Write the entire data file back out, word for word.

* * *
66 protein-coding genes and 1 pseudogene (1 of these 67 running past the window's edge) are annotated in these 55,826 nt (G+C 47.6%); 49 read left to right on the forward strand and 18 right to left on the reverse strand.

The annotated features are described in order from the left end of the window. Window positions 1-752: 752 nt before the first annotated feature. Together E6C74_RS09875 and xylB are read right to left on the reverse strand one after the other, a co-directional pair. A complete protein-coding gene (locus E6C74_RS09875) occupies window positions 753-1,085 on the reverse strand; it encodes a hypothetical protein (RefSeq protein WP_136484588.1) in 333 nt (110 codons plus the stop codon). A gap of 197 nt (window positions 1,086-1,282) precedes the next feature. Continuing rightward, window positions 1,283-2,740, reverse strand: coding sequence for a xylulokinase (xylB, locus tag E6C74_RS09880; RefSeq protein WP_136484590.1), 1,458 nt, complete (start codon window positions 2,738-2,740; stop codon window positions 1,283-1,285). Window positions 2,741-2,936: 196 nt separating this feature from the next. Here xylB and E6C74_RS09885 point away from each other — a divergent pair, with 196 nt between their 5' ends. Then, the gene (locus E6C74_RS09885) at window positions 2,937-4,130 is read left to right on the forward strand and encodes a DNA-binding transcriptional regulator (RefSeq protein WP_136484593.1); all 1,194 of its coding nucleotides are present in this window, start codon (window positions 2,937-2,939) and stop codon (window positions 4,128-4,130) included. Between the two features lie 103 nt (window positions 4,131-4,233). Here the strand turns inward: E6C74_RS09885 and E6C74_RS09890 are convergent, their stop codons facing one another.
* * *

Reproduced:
66 protein-coding genes and 1 pseudogene (1 of these 67 running past the window's edge) are annotated in these 55,826 nt (G+C 47.6%); 49 read left to right on the forward strand and 18 right to left on the reverse strand.

The annotated features are described in order from the left end of the window. Window positions 1-752: 752 nt before the first annotated feature. Together E6C74_RS09875 and xylB are read right to left on the reverse strand one after the other, a co-directional pair. A complete protein-coding gene (locus E6C74_RS09875) occupies window positions 753-1,085 on the reverse strand; it encodes a hypothetical protein (RefSeq protein WP_136484588.1) in 333 nt (110 codons plus the stop codon). A gap of 197 nt (window positions 1,086-1,282) precedes the next feature. Continuing rightward, window positions 1,283-2,740, reverse strand: coding sequence for a xylulokinase (xylB, locus tag E6C74_RS09880; RefSeq protein WP_136484590.1), 1,458 nt, complete (start codon window positions 2,738-2,740; stop codon window positions 1,283-1,285). Window positions 2,741-2,936: 196 nt separating this feature from the next. Here xylB and E6C74_RS09885 point away from each other — a divergent pair, with 196 nt between their 5' ends. Then, the gene (locus E6C74_RS09885) at window positions 2,937-4,130 is read left to right on the forward strand and encodes a DNA-binding transcriptional regulator (RefSeq protein WP_136484593.1); all 1,194 of its coding nucleotides are present in this window, start codon (window positions 2,937-2,939) and stop codon (window positions 4,128-4,130) included. Between the two features lie 103 nt (window positions 4,131-4,233). Here the strand turns inward: E6C74_RS09885 and E6C74_RS09890 are convergent, their stop codons facing one another.